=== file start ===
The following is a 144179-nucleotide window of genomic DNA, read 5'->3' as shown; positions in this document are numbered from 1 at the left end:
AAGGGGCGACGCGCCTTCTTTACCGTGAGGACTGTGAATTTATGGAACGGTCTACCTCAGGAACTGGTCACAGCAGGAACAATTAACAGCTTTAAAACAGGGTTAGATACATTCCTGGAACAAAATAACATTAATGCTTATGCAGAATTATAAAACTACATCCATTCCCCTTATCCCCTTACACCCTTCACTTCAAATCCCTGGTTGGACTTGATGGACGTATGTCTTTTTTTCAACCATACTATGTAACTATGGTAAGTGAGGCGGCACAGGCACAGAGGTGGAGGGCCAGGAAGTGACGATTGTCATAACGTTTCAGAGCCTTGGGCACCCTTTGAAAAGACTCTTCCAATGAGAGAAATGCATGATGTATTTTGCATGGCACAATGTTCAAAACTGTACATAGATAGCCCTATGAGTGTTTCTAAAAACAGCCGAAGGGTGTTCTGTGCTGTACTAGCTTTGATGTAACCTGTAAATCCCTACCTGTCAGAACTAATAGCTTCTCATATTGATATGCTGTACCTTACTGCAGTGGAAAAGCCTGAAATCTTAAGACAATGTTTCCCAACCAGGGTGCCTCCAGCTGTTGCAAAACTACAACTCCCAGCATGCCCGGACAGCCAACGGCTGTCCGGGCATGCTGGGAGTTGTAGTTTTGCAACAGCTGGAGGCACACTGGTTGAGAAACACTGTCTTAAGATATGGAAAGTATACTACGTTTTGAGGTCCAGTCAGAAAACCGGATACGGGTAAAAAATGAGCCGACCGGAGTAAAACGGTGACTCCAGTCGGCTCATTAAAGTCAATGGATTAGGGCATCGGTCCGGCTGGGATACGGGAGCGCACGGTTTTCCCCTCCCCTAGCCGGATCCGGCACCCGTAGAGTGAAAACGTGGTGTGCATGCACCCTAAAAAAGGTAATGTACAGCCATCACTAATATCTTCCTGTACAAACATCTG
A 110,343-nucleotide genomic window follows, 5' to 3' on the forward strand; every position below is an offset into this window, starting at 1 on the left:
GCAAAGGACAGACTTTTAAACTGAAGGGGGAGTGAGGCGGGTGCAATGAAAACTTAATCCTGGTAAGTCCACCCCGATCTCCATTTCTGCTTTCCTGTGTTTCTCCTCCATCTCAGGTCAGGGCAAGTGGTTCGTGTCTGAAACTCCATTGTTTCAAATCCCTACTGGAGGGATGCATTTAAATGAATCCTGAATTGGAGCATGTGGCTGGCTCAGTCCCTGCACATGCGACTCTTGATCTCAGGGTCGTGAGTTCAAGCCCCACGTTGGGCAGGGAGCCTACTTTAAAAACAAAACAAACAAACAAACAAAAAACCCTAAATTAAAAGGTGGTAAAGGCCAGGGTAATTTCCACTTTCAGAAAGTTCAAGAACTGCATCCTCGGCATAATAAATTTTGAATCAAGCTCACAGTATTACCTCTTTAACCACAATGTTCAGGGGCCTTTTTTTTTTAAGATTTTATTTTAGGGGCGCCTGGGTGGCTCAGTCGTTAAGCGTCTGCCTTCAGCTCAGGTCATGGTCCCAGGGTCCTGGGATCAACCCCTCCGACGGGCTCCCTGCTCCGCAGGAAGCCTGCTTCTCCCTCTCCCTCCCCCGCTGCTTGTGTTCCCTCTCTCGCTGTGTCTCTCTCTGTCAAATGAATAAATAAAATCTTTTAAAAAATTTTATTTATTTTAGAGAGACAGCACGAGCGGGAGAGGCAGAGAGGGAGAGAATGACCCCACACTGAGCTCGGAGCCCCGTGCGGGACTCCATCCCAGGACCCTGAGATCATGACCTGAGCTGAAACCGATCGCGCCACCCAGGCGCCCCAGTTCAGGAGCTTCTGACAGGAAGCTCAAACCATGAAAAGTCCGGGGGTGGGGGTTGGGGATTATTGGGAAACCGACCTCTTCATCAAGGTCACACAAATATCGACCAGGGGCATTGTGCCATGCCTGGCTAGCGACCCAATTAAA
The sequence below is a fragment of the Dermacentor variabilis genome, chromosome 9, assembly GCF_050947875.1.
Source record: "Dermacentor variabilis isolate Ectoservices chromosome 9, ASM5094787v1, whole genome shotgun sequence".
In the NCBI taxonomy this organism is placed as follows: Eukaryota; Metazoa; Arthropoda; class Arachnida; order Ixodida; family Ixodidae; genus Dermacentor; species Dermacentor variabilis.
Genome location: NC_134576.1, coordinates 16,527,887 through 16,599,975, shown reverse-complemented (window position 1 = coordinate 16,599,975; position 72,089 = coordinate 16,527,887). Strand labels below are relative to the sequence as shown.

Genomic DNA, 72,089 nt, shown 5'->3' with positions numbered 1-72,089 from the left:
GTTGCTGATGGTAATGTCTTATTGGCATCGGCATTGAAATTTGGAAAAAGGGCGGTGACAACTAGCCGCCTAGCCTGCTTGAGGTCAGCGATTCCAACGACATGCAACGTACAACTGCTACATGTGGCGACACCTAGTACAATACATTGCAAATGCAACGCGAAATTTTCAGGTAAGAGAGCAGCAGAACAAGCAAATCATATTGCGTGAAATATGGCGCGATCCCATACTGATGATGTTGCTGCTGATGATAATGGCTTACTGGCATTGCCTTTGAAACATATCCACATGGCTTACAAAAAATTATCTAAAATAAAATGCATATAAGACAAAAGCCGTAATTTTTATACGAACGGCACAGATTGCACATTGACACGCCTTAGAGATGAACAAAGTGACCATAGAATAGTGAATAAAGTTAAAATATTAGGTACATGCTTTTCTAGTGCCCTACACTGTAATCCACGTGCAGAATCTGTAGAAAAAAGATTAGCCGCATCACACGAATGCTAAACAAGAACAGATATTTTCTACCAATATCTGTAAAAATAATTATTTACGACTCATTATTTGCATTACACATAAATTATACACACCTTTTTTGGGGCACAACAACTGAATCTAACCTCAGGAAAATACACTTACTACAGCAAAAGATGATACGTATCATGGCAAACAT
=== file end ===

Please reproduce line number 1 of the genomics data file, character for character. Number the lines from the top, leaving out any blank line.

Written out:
The following is a 144179-nucleotide window of genomic DNA, read 5'->3' as shown; positions in this document are numbered from 1 at the left end: